To complicate matters further, in 1948–immediately after Israeli statehood was declared–TransJordan, Syria, Egypt, and Iraq invaded Israel in a war of aggression.  When peace was reached between israel and her aggressors, TransJordan occupied and annexed the territories now known commonly as The West Bank.  Egypt occupied the Gaza strip.  To put it bluntly, the palestinian arabs have never had self-determination in these lands, and the implication that they were ever a sovereign state is simply misinformation.

In 1967, Israel was once again attacked by her neighbors, and once again was able to turn the tide in her favor.  By the time peace was reached between the parties, Israel had fought her way through the Gaza strip and the West Bank, and captured both Jerusalem and the Sinai Peninsula.  All of the territories that Israel’s opponents call “occupied territories,” are these lands that the state captured in defensive combat against multiple foes.  In an attempt to retain peace with the occupants of these areas, Israel has maintained a military presence there for the last 40 years, in exactly the same way that the U.S. military has retained a presence in every area it has fought.  And yes, those settlers that everybody hears about so much, they are Jews who are building neighborhoods in these territories, but they are building them on lands that are either purchased from arabs, or have no owner.

The next item of business that is often cited as “proof” of “Israeli apartheid,” is the building of the wall separating Israel from “The West Bank.”  The wall was begun in 2003, and the three year period following its beginning was marked by an 84% reduction in suicide attacks from the three years before, resulting in a 79% reduction in fatalities from such attacks.  The wall is inconvenient to many arabs who live on the Israeli side (in places, the wall places parts of the west bank on the Israeli side), but there is no denying that it has been a significant factor in the reduction of such heinous crimes.

I would like to talk about the Boycott Divestiture and Sanction (BDS) movement that is being urged on by so many celebrities, but it is already too late, so I will save that for another post.  I would also have liked to talk about the practice of apartheid in South Africa–where the term was coined–so that there could be an honest comparison, but that will likewise have to wait.

Most opponents of Israel simply repeat that which they’ve heard from people whose opinions they consider valid, even if these people know nothing about what it is they are talking about and are just riding the groundswell.  The next time that somebody tells you that Israel is an apartheid state, think of the jewish patients who receive care from the arab doctors, and the arab patients from jewish doctors; think about the tolerance within the Knesset even for radical arab members who openly call for the destruction of Israel; think about the arabs and jews who work together or adjacent to one another in business, or those who fight side by side in the IDF; or think about the restaurants, bathrooms, theaters, and swimming pools where arabs are welcome alongside jews.  Then think for yourself.  Don’t even be quick to formulate an opinion based upon this short treatise, but don’t condemn a nation you are unfamiliar with on the testimony of those who argue without facts.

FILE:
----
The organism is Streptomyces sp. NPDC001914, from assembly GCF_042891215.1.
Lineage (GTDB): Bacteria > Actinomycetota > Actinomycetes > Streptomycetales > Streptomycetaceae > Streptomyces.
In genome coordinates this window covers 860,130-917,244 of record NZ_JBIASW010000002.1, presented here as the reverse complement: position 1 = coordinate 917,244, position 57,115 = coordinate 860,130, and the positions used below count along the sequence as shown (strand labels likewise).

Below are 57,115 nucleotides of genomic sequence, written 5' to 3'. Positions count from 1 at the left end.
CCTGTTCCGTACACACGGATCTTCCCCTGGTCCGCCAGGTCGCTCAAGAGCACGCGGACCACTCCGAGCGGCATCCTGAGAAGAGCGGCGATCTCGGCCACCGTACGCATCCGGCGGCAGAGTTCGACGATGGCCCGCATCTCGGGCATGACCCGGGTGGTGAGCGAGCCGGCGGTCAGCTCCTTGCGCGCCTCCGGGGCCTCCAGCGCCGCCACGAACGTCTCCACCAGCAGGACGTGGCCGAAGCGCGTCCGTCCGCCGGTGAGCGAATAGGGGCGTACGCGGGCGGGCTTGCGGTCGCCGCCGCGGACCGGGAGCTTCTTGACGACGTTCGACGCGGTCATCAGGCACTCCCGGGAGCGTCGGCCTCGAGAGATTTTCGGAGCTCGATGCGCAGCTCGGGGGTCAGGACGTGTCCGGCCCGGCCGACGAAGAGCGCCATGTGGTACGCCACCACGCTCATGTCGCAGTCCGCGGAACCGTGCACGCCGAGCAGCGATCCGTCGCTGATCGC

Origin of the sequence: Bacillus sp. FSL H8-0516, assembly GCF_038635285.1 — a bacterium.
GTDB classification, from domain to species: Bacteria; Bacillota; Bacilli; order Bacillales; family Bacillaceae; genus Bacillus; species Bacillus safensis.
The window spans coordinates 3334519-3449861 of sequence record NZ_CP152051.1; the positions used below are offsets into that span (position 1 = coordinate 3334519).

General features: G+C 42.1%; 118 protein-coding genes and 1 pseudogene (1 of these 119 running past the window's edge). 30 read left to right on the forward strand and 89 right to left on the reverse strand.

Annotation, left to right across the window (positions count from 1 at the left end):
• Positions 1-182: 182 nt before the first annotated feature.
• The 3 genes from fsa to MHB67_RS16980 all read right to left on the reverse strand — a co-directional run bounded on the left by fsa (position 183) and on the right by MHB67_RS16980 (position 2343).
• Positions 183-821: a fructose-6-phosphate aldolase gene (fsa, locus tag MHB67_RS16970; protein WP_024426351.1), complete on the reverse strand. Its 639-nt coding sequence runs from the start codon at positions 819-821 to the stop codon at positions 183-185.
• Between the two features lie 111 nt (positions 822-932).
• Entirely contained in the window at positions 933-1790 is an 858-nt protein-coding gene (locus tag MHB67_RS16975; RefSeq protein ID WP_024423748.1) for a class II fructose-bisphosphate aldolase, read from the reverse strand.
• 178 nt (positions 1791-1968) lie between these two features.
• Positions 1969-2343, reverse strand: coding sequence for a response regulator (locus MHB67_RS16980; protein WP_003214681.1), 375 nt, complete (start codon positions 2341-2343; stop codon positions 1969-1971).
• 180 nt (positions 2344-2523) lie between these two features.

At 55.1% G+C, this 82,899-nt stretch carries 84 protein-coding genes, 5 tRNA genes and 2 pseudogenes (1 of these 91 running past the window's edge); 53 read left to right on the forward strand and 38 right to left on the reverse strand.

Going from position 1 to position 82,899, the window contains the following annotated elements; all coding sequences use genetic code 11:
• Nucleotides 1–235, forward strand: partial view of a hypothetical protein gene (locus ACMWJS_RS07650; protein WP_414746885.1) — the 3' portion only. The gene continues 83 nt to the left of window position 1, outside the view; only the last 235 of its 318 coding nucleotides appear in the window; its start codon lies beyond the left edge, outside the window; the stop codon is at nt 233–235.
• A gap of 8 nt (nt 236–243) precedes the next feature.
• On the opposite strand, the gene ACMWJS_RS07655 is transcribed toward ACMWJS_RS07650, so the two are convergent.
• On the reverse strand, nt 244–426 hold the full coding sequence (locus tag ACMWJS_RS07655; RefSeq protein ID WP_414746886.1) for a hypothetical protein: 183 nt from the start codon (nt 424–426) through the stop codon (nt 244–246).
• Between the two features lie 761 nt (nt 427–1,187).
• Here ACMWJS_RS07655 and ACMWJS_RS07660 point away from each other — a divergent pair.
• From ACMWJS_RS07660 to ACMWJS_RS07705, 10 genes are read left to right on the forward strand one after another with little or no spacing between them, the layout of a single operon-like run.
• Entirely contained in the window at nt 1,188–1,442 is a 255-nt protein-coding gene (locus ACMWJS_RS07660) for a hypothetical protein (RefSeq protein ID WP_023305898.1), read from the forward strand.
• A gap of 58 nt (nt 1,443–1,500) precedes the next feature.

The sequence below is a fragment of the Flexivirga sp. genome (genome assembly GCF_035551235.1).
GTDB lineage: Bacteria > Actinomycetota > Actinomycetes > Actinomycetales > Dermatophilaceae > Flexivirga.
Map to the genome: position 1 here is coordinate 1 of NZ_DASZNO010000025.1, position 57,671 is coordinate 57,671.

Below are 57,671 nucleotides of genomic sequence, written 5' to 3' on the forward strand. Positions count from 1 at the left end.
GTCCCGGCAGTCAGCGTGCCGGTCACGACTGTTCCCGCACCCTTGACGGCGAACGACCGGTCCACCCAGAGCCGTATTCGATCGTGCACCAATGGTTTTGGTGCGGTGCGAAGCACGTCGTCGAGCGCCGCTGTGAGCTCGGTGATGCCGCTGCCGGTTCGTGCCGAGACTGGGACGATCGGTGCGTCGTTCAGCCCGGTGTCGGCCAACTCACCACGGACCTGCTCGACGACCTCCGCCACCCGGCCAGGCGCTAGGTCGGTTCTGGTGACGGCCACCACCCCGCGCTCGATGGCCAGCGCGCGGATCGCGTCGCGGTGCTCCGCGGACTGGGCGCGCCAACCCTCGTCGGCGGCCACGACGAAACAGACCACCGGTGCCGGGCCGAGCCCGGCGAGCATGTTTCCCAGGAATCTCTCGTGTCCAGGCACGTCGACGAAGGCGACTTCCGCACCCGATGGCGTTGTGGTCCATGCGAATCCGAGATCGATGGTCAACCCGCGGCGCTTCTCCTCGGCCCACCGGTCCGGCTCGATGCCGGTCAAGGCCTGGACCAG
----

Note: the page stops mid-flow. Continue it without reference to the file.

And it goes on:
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Smartphones, Dumb People?

There is a running battle within me.  Part of me loves having my iPhone and, at times, can’t envision productive life without it.  I have a universe of information at my fingertips!  With the wealth of apps available, many for free or very cheap, I can write job bids for everything from siding repair to a complete remodel, look up real-time prices at Home Depot or Lowes, and study Torah with a tap of a finger.  But here is the problem: with the wealth of apps available, many for free or very cheap, I can write job bids for everything from siding repair to a complete remodel, look up real-time prices at Home Depot or Lowes, and study Torah with a tap of a finger.

Sometimes I really wonder if the trade-off is worth it.  My phone has an eight mega-pixel camera, which totally blows away any camera costing less than $2000 a decade ago.  I can shoot HD video, edit it in-phone, and upload it to the internet within minutes (something I actually did earlier today).  Then again, because of all this, I use my DSLR camera less.  I don’t hesitate to pull out my phone, six days a week, to take a picture of my daughter with her clothes stuffed, and acting like a sumo wrestler.  But do I really enjoy these moments as much as I would if I were focused on experiencing them?  Perhaps, when there was no alternative, we paid a lot more attention and committed more things to memory.  A small example of this may be found in the fact that we don’t memorize phone numbers like we used to.  In fact, this is becoming such a dying art, that the mere idea of knowing phone numbers is preposterous to most modern children!